which you cannot visit, not even in your dreams.
You may strive to be like them,
but seek not to make them like you.
For life goes not backward nor tarries with yesterday.

You are the bows from which your children
as living arrows are sent forth.
The archer sees the mark upon the path of the infinite,
and He bends you with His might
that His arrows may go swift and far.
Let our bending in the archer’s hand be for gladness;
For even as He loves the arrow that flies,
so He loves also the bow that is stable.

 

http://paulocoelhoblog.com/2018/04/16/on-a-mental-institution/

 

Check out Lynda Filler Poetry on Amazon

LOVE REHAB COMPLETE

The Top Love Stories of the 21st Century.

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Image may be subject to ©

I found this lovely article and thought I’d share TOP 10 LOVE Stories of the 21st Century.  Thanks, BookPage at Kobo

Everyone has a different opinion of Valentine’s Day. It’s a groan-worthy Hallmark holiday. The most romantic day of the year. An occasion to watch bad romantic comedies with friends. An excuse to eat an entire box of Russell Stover candies.

No matter how you feel, you can probably agree that books that celebrate love—whether pulse-pounding romantic love, obsessive love, familial love or love between friends—are books to cherish. In honor of Valentine’s Day, we want to share our Top 10 Love Stories of the 21st Century (so far). Now grab a hunk of chocolate and keep reading . . .

Bel Canto (2001): Would any list of love stories be complete without this novel? The relationships in a group of terrorists and hostages sound anything but sexy—but trust me that this unusual cast will have you crying and sighing after about 30 minutes of reading. Bonus: You’ll find yourself in love with opera after author Ann Patchett has cast her spell.
Read more in BookPage.

The Time Traveler’s Wife (2003): Audrey Niffenegger’s story of Henry (a punk-loving, time-traveling librarian) and Clare (an artist) has become a contemporary classic. It’s clever, heart-breaking and romantic—and I envy the reader who hasn’t discovered it yet.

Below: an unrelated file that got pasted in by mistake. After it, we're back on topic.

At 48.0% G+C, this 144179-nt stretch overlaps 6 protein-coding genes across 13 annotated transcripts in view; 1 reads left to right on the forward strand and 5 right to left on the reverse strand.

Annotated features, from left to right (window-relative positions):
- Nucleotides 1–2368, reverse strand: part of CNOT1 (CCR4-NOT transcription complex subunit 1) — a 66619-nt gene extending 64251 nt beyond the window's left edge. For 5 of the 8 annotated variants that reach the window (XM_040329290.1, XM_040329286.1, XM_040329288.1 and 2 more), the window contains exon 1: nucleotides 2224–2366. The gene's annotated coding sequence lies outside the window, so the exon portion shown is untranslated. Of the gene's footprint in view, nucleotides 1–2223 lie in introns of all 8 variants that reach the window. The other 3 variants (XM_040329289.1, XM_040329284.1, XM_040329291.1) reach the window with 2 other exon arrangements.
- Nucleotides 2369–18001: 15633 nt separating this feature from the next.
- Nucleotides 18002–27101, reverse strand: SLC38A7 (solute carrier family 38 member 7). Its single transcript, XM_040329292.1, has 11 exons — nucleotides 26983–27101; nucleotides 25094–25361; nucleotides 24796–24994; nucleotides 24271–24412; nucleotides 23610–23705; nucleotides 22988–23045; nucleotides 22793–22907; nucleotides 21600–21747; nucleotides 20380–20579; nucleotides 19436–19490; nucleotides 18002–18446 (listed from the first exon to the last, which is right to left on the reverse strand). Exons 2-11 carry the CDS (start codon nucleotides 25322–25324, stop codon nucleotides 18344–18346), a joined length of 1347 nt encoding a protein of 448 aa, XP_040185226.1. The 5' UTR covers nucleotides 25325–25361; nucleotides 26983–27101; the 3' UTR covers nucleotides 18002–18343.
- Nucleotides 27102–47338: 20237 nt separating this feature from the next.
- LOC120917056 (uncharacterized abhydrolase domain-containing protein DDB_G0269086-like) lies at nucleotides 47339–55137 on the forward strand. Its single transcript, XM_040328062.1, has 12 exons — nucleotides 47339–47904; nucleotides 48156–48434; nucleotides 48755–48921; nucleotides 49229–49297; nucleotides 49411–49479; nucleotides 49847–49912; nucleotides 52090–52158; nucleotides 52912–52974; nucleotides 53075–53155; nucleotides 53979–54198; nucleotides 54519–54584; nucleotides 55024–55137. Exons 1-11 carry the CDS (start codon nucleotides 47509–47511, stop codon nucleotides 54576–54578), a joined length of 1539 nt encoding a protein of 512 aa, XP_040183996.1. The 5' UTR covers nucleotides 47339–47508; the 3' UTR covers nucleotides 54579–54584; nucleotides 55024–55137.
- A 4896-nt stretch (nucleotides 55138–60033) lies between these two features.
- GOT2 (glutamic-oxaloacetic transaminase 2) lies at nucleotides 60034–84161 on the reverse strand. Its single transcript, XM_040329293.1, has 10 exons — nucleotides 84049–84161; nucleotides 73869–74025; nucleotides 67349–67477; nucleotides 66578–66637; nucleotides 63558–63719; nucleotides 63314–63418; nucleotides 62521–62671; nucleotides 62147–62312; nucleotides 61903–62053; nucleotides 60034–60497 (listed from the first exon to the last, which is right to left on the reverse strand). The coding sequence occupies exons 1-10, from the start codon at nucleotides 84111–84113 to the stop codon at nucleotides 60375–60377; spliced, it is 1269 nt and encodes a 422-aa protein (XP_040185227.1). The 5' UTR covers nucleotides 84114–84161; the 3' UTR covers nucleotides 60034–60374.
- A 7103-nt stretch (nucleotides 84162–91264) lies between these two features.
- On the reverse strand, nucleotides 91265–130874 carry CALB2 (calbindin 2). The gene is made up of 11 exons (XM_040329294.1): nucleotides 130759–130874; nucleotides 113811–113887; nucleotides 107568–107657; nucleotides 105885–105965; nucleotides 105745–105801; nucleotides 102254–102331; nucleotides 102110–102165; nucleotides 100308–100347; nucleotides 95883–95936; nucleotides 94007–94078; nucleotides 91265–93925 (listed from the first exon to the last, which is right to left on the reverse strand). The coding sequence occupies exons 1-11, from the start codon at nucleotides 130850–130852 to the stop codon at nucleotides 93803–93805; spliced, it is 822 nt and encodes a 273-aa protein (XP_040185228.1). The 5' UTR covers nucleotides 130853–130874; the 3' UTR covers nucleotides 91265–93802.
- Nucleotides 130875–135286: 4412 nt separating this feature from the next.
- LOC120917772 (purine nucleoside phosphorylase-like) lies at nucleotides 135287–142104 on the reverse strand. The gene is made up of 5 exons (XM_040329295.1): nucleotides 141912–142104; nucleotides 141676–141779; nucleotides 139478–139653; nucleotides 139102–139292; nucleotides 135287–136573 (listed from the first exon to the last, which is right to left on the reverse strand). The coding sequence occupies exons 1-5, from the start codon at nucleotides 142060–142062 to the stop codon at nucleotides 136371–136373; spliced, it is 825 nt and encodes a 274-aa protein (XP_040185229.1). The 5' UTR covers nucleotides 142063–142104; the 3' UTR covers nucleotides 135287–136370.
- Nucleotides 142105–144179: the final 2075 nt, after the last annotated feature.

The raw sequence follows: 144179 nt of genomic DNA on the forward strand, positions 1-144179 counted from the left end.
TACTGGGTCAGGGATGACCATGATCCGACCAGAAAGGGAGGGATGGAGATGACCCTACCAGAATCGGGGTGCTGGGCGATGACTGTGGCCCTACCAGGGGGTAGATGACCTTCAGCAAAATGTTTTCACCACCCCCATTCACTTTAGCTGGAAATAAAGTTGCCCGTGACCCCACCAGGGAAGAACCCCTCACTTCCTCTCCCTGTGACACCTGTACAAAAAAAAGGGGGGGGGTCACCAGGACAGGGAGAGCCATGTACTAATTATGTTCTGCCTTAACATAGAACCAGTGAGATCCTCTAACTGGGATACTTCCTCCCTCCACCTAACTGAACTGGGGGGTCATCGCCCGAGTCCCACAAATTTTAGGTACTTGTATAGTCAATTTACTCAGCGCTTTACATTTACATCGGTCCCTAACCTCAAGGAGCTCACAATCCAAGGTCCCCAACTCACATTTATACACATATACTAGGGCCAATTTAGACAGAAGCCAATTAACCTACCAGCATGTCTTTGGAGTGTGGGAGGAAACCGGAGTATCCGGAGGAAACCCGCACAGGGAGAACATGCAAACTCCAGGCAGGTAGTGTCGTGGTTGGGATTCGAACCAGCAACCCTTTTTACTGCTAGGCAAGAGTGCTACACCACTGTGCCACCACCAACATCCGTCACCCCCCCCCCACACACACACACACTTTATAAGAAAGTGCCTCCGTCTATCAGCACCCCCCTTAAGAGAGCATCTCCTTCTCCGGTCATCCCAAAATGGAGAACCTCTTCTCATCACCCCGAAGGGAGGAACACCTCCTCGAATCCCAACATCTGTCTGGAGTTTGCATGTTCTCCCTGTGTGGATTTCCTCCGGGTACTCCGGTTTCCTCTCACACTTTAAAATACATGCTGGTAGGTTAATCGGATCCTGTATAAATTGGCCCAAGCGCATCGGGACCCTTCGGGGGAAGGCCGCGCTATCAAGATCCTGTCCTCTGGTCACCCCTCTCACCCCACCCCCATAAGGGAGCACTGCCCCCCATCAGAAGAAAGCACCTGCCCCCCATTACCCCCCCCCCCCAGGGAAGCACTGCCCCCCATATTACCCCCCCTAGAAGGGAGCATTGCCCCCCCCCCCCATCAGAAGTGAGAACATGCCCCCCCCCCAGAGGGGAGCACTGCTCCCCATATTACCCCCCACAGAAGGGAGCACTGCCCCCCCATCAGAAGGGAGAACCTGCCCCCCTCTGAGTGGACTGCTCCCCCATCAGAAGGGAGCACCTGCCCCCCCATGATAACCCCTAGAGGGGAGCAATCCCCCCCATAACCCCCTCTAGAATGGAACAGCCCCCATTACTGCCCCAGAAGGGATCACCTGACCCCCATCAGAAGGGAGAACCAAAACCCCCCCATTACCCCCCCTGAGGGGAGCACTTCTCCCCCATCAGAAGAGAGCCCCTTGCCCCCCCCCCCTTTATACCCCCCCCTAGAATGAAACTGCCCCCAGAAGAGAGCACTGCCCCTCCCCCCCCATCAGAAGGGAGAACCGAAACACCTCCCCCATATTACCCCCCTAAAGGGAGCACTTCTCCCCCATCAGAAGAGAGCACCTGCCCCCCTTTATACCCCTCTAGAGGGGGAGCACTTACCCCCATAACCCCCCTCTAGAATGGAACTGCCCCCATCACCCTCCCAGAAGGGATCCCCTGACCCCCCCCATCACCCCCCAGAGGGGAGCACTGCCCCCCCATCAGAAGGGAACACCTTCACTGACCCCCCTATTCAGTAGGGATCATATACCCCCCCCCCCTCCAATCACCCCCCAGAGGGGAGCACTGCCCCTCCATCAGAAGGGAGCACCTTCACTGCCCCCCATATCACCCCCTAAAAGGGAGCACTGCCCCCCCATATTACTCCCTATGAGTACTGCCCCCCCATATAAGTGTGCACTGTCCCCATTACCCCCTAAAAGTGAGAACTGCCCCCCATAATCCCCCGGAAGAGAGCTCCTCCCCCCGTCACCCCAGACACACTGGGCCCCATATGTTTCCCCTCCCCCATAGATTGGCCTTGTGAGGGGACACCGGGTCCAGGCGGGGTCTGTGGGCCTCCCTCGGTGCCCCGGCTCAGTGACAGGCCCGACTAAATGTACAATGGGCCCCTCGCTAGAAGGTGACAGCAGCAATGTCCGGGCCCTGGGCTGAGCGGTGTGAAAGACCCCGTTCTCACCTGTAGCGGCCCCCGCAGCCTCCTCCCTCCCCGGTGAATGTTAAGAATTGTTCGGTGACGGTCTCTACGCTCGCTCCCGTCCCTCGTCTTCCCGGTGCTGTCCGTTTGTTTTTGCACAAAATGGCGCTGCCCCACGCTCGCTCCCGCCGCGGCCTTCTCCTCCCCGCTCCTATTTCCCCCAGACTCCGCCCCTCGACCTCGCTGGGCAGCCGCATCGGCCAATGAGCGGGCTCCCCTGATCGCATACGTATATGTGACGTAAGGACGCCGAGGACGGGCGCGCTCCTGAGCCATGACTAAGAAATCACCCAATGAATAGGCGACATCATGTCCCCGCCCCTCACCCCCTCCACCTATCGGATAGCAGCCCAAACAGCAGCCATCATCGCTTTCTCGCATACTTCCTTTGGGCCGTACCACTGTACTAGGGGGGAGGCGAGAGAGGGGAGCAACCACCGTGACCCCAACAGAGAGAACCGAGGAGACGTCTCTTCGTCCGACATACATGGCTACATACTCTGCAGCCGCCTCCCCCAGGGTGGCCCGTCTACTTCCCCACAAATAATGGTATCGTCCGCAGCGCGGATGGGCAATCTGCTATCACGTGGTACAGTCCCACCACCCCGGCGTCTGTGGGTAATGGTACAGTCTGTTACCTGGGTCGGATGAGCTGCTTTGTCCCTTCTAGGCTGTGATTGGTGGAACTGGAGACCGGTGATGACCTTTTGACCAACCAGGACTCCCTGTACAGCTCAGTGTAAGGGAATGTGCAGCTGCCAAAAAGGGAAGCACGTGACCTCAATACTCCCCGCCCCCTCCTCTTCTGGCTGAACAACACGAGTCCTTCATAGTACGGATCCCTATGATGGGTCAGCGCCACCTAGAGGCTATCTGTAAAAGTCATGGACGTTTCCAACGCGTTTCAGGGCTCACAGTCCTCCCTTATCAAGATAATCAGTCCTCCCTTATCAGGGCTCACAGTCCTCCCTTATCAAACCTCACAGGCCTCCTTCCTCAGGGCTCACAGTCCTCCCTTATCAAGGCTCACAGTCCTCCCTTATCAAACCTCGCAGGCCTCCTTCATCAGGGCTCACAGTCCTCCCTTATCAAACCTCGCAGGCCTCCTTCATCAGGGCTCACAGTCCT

Read more in BookPage.

The History of Love (2005): “Once upon a time there was a boy who loved a girl, and her laughter was a question he wanted to spend his whole life answering.” Need I say more about Nicole Krauss’s wonderful book?
Read more in BookPage.

The Myth of You & Me (2005): Leah Stewart’s graceful story attempts to answer this central question: Can a friendship ever be mended once the bonds of trust have been shattered? This is one of our favorite novels about the complicated love between friends.
Read more in BookPage.

Snow Flower and the Secret Fan (2005): Lisa See writes beautifully about two girls in 19th-century China who build a friendship that exceeds even their love for their own families.
Read more in BookPage.

The Brief Wondrous Life of Oscar Wao (2007): Junot Díaz’s Pulitzer Prize-winning novel addresses teenage love, obsessive love, unrequited love and more. It’s hip, high-energy and hysterical.
Read more in BookPage.

The Post-Birthday World (2007): Lionel Shriver’s cleverly constructed novel (think Sliding Doors) is about passionate love, comfortable love and the love that could have been. If you love to ask “What if?” this book is for you.
Read more in BookPage.

The Guernsey Literary and Potato Peel Pie Society (2008): This delightful novel about the people of the Channel Island of Guernsey includes a tender love story that will make your heart flutter. Even better, the novel itself is practically an ode to book lovers. (And the way author Annie Barrows finished the book for her dying aunt Mary Ann Shaffer is lovely, too.)
Read more in BookPage.

My Abandonment (2009): This pick falls into the “unconventional” category of love stories, but we think Peter Rock’s spare, haunting novel is one of the most fascinating stories of parent/child love published in recent years.
Read more in BookPage.

Marriage and Other Acts of Charity (2010): Kate Braestrup’s memoir of navigating a later-in-life romance and a new marriage will leave you moved and filled with joy.
Read more in BookPage.

Do you agree with the list? What are your favorite love stories of the 21st century?

I would LOVE to add my memoir LOVE The Beat Goes On

3

My 10 All-time favorite books

 

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You know I’m right in the middle of the action in a great plot for novella #5 in my JET Kindle World series, but I can’t resist answering this Quora question. But it’s not going to be what you expect at all. Each book has affected me on an emotional level or given me “ah ha” moments that stayed with me forever.

  1. Outliers: The Story of Success – Kindle edition by Malcolm Gladwell. Politics & Social Sciences Kindle eBooks @ Amazon.com. (Ah ha) He asks the question: what makes high-achievers different? Brilliant. As a Canadian, the explanation about hockey players and their success stays with me.